Rule to live by: Nowadays, the distinctions between these three categories are less pronounced.  Ask to see the menu before sitting down to see if the dishes (and pricing) match what you’re hungry for.



American travelers often feel puzzled when their favorite “Italian” dish in the U.S. – say spaghetti and meatballs or chicken parmesan – is nowhere to be found in Italy. Why is this? Doesn’t Italian food come from, well, Italy? The answer is yes… and no.  Simply put, Italian-American food is not the same as what you’ll find in most Italian restaurants once in Italy.  That cuisine evolved in the US, reflecting the tastes of many Italian immigrants — who usually came from Southern Italy.  Additionally, there’s really no such thing as “Italian” food.  Dishes in Italy are very regional. What you relish in Rome isn’t what you’ll mangiare in Milan.

Rule to live by: Ask your waiter to recommend a regional or house specialty. This way, you’ll be sure to savor something the locals love ((and not a dish they’re making to satisfy the tourists’ expectations)).


Image result for acqua panna

Unlike in the U.S., water in Italy is not customarily poured into your glass by waiters. Instead, you’re expected to purchase a 1-liter bottle of chilled mineral water.  You can order either acqua naturale (flat water) or acqua frizzante (fizzy water).  Waiters will sometimes ask if you want your water “with or without gas”—translation: sparkling or flat? It’s worth remembering too that Italians do not usually drink water with ice, so your bottle will come pre-chilled.  Tap water, while free, is served without ice and will be less cold.

Rule to live by: Are you feeling fizzy or flat? There’s no right answer here – pick your personal preference. 


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When perusing a menu in Italy, you might notice a small fee called “il coperto” or cover charge.  The coperto is usually a couple of euros per-person and will be added on top of the cost of food.  This small fee often covers management expenses, bread and tap water (should you ask for it).  Some areas, like Rome and Lazio, have banned this practice but it remains common elsewhere in Italy.  Keep in mind that the coperto tends to be pricier if you’re in a particularly touristy part of town -- say, in St. Mark's Square in Venice or next to the Colosseum in Rome.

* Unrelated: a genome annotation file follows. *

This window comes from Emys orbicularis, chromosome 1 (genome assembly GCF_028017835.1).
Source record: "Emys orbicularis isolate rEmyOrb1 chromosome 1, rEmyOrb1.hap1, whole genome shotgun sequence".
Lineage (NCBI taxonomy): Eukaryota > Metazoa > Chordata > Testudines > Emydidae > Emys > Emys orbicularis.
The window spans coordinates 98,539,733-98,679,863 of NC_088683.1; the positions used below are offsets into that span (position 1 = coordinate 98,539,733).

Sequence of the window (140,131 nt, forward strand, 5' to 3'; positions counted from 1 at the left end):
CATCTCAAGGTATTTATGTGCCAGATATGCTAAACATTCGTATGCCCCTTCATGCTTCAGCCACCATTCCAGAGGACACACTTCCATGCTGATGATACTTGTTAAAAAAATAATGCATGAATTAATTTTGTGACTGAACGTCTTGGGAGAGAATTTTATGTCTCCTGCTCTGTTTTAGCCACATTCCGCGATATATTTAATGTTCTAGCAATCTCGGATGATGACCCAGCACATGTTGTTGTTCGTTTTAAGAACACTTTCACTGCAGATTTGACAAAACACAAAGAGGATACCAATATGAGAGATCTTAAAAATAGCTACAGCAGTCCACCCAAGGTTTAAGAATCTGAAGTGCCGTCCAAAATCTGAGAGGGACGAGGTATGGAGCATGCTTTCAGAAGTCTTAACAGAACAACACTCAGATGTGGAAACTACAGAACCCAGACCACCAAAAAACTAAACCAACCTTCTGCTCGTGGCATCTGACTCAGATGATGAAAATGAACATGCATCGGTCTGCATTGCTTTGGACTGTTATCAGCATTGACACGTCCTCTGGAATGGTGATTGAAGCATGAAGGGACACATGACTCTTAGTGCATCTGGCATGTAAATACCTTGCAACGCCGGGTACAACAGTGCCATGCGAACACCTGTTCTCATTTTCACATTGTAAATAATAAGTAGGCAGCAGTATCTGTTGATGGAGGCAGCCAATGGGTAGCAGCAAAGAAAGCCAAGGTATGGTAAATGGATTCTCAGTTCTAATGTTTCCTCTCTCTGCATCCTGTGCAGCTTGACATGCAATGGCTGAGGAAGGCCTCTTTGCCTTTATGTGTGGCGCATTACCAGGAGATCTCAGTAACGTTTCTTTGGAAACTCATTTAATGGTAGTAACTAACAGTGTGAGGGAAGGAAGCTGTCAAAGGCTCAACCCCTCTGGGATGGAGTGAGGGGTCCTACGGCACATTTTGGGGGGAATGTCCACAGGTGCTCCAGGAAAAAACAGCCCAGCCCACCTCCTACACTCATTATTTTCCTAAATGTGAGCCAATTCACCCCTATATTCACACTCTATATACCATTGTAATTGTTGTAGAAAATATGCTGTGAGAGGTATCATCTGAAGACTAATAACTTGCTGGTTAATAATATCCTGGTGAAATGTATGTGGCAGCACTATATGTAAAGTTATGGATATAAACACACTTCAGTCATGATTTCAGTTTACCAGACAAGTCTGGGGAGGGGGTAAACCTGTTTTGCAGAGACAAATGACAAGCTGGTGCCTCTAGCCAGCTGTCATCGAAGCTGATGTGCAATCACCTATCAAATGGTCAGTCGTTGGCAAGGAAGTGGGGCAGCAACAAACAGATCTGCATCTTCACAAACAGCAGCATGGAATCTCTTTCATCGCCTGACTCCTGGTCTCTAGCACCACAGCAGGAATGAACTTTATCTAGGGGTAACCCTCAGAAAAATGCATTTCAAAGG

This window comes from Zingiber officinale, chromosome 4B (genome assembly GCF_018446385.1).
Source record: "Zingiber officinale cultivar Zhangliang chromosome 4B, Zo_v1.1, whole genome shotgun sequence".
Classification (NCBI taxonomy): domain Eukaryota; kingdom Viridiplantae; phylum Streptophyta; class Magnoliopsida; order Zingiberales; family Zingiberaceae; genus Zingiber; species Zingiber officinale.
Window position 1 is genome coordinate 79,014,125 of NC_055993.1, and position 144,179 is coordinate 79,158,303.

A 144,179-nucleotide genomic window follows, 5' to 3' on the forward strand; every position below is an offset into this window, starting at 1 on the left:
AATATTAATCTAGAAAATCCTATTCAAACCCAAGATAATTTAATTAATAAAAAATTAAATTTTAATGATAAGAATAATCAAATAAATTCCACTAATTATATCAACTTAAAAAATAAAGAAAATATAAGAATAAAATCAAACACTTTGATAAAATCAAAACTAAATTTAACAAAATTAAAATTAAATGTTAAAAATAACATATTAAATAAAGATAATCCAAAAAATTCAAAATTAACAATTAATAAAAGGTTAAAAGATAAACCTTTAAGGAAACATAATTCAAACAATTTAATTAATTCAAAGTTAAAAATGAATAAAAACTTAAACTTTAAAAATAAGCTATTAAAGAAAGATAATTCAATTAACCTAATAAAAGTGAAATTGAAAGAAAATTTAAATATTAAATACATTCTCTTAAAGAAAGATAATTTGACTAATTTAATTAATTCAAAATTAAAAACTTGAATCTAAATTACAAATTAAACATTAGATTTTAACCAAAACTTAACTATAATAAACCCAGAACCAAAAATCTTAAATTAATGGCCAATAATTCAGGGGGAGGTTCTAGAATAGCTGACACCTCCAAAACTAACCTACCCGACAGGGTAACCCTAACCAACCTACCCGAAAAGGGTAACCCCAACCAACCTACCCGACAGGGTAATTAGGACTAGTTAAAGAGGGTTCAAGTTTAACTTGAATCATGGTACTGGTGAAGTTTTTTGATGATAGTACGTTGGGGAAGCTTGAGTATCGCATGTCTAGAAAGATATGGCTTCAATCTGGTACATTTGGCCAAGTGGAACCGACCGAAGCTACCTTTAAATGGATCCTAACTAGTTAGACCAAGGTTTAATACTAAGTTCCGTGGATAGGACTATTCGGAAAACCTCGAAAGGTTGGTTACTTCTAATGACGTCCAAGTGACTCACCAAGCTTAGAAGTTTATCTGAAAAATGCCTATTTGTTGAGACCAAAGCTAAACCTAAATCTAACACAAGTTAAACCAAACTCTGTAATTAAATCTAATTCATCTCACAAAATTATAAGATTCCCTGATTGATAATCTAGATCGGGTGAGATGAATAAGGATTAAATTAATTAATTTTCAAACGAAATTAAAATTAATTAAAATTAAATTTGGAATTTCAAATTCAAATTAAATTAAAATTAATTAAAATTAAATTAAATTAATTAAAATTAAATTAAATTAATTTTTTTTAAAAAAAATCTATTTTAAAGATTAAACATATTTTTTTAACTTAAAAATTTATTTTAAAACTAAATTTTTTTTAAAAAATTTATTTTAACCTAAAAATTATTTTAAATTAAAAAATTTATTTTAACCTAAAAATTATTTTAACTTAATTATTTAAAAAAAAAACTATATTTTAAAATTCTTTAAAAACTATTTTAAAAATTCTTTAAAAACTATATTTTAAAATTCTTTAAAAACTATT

Rule to live by:  Restaurants operate by different rules in Italy and paying the coperto is the cost of a leisurely meal, where the waiter will never rush you out.




Italians love slow meals shared with friends and family – feasts that roll on for hours and hours.  So, the concept of “loitering” is as foreign to Italian waiters as the idea of paying a cover charge for a restaurant is to Americans.  The waitstaff will assume you’re happily dining with your loved ones and aren’t ready for your bill UNTIL YOU ASK FOR IT.  They’re not ignoring you. They’re not being rude. They’re simply waiting for you to tell them you’re ready to pay. How do you ask for your bill in Italy? You simply flag down your server and politely say: “Il conto per favore!” (the check please).

Rule to live by: Don’t expect the waiter to bring you your bill. You need to ask for it when you’re ready.

SHOULD I TIP THE WAITER IN ITALY? Image result for conto ristorante

Tipping in Italy can be quite confusing. As a rule, waiters in Italy are paid more than their American counterparts.  They don’t rely on tips to make ends meet. As a result, Italians do not tip as generously as Americans.  In recognition of exceptional service, it’s customary to leave about 1 euro per diner as a way of saying grazie.  Some restaurants will already include servizio (service charge) – in this case, it will be clearly listed on the menu.

Rule to live by: You don’t need to leave the 15-20% you’re used to in the U.S. If the service was fabulous, be generous (10% is a-okay).  If the service was mediocre, you’re fine leaving a few euros on the table.